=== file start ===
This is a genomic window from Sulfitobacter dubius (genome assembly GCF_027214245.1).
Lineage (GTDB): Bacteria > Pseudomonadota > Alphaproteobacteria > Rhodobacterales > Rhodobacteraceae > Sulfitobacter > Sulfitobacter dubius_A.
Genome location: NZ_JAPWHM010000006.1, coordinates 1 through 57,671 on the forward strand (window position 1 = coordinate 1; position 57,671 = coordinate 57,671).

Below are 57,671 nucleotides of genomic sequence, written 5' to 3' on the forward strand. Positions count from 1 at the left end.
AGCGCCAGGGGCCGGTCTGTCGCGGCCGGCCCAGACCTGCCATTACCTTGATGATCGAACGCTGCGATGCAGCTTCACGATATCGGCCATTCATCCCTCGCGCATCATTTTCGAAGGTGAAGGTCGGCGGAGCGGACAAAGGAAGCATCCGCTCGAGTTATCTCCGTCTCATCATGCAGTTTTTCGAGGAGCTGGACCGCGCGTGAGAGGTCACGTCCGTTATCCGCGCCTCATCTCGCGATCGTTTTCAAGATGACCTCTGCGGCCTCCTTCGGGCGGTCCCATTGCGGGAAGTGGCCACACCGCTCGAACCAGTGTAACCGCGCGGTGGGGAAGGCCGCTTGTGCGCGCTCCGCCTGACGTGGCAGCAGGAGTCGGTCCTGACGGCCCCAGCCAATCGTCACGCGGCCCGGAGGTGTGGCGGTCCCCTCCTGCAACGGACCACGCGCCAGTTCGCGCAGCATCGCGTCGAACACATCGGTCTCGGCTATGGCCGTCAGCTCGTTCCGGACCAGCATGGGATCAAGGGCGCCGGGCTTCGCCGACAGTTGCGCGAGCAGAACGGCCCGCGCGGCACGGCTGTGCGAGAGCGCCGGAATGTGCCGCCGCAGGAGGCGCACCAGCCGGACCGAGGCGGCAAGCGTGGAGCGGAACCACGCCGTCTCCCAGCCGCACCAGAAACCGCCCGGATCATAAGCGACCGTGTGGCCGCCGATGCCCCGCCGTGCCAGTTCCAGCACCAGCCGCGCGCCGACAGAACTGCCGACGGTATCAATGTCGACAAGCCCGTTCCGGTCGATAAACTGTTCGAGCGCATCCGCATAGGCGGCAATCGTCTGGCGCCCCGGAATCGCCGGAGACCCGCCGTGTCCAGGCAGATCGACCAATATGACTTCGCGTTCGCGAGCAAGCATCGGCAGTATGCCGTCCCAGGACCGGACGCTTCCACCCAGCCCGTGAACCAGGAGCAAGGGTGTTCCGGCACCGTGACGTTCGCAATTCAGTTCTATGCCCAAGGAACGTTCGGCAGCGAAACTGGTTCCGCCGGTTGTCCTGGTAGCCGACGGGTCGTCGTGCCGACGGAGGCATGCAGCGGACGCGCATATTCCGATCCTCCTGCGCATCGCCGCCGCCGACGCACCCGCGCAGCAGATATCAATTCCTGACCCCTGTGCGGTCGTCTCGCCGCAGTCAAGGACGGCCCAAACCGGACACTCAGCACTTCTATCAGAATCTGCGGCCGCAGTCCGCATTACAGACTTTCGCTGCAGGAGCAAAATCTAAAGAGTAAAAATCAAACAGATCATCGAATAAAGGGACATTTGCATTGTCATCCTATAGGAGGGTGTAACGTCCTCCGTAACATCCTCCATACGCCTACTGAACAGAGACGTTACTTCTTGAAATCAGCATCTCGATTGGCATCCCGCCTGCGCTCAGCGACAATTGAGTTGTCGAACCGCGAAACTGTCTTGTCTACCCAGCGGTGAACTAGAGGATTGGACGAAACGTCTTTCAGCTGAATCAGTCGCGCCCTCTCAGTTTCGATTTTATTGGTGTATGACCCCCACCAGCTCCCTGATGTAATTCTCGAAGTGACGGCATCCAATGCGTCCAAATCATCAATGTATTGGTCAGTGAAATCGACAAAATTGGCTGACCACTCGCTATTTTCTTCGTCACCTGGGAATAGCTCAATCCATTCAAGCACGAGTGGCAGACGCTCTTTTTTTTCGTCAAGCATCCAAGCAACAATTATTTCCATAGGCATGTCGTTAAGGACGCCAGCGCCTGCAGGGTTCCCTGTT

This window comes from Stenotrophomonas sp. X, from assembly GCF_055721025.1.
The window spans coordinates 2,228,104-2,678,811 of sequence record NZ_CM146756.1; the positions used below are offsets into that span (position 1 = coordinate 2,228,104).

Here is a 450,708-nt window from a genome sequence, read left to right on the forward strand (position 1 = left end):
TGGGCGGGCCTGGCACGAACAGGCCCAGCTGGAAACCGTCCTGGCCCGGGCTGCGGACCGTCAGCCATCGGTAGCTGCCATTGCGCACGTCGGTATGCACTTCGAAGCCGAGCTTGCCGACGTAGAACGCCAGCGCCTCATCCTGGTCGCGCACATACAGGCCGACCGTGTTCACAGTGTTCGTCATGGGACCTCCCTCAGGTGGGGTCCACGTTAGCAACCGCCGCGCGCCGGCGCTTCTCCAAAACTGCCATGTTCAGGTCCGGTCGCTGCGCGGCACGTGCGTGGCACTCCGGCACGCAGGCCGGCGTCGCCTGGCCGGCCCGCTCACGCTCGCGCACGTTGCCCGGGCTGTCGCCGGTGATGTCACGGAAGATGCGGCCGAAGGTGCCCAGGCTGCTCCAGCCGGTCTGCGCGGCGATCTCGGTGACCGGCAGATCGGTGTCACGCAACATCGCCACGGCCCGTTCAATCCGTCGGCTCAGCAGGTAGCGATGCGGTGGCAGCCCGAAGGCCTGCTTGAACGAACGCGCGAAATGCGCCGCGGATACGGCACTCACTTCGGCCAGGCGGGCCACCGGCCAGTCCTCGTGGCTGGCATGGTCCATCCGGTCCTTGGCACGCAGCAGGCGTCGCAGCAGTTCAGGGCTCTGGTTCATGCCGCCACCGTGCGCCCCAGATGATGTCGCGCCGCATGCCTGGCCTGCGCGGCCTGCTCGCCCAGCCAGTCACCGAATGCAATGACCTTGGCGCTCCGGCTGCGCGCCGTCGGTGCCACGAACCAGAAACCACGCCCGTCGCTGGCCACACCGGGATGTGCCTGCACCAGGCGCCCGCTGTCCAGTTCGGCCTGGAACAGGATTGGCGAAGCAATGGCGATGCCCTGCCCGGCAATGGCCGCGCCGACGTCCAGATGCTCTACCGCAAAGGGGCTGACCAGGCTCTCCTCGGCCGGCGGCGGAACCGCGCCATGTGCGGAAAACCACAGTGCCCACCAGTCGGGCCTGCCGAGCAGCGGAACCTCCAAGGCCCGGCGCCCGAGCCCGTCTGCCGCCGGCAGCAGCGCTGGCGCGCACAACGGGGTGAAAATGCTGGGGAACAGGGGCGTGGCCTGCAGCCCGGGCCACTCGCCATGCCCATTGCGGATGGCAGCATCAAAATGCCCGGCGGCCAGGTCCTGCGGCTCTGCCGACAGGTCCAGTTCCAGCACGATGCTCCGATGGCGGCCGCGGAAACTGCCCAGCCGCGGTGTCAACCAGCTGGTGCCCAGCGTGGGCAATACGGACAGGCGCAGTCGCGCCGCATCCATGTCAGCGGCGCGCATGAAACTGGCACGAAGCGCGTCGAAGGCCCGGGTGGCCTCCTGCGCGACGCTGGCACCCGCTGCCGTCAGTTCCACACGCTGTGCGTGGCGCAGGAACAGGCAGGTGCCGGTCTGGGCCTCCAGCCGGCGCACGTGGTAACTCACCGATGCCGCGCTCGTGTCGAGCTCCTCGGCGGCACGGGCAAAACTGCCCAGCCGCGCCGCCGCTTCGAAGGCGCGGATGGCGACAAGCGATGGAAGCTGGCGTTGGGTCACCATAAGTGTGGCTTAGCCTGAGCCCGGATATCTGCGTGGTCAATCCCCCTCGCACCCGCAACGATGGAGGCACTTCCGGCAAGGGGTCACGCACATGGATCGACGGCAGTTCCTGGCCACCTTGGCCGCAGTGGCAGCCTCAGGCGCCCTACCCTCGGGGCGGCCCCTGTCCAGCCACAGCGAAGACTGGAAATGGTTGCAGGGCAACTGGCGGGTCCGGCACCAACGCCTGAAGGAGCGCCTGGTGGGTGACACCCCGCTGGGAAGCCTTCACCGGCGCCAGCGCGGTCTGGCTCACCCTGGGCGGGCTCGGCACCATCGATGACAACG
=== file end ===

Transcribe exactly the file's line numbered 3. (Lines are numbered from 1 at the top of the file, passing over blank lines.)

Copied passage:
Genome location: NZ_JAPWHM010000006.1, coordinates 1 through 57,671 on the forward strand (window position 1 = coordinate 1; position 57,671 = coordinate 57,671).